5. Julie Ruin – “The Punk Singer”
Julie Ruin, Kathleen Hanna’s solo project, came about in 1998 after Bikini Kill finally broke up. The band first began as a solo act but later picked up Sadie Benning and Johanna Fateman to perform live before becoming the more well-known trio Le Tigre. Hanna has always been really explicit with her feminist lyrics and this song talks about the difference between male and female musicians’ objectives. “The Punk Singer” is alluding to all the singers of all those typical male punk bands who want recognition and to be remembered as a sort of macho mark while female bands are trying change things.
4. Bratmobile – “Cool Schmool”
Since my entire article is exclusively centered on Bratmobile, I will skip the backstory and force you to read all about it in the Winter issue (out this week!). This is my favorite Bratmobile song because it’s fun and calls out those superficial people who take themselves too seriously.
3. Heavens to Betsy – Terrorist
Quintessential riot grrrl band Heavens to Betsy began in Olympia, Washington in 1991 and Tucker would later form Sleater-Kinney. This song is great because it talks about going from innocent victim to active assailant against a presumably male attacker. Corin Tucker is such a badass and this song makes me really believe she’ll actually kill someone.
2. Sleater-Kinney – “Dig Me Out”
This song comes from the album of the same name released in 1997 and is considered by critics to be the best Sleater-Kinney album. In 2005, Dig Me Out was ranked #24 in Spin’s “100 Greatest Albums, 1985-2005” and in 2008 the song “Dig Me Out” was ranked #44 in Rolling Stone’s “100 Greatest Guitar Songs of All Time.” Not bad.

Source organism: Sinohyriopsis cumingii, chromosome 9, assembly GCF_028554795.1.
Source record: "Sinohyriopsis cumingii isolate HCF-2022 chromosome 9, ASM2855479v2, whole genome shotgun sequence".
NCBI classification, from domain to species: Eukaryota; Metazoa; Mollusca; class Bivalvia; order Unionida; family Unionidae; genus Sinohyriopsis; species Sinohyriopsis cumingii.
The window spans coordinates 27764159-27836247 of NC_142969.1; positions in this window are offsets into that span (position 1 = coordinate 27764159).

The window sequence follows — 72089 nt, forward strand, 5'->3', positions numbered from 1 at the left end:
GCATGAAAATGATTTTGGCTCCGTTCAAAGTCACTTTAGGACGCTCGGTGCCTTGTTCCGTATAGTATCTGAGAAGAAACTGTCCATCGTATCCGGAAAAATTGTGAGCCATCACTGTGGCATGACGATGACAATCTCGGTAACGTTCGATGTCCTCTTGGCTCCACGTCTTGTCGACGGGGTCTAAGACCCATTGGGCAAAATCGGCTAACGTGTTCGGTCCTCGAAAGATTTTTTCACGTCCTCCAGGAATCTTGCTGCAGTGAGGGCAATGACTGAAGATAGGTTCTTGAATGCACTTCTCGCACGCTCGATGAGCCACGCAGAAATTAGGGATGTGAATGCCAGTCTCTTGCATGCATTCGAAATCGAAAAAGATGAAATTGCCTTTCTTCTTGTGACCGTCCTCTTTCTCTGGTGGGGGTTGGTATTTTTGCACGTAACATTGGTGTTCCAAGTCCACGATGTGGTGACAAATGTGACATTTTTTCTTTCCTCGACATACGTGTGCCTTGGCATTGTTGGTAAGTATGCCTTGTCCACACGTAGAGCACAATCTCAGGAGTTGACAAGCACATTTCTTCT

1. The Frumpies – “We Don’t Wanna Go Home”
The Frumpies formed in 1992 with the original line-up consisting of Tobi Vail, Kathi Wilcox, Billy Karren (all of whom were previously part of Bikini Kill), and the drummer of Bratmobile Molly Neuman. Not every Riot Grrrl song has to be angry and super political as the Frumpies demonstrate here. “We Don’t Wanna Go Home” is about girl ol’ fashioned girlfriends and being bummed out when your friends move away.
So there you have it. Just like any decent top ten list, there will be some dispute which I will gladly embrace. If you are super pissed off about a song that I might have missed (which I surely have) by all means post it in the comments. A top ten list of any nature is bound to exclude some but hopefully this gives you an idea of who inspired the riot grrrls and how they made feminist music their own. Read our latest issue online and learn more about the Riot Grrrl movement!
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This list is rad. Thanks!
I could forgive you for excluding L7 if there hadn’t been so many Heavens To Betsey/ Bratmobile/ Bikini Kill inbreeding references. Branch out, man.
The original article the list references is about Kathleen Hanna and Allison Wolfe.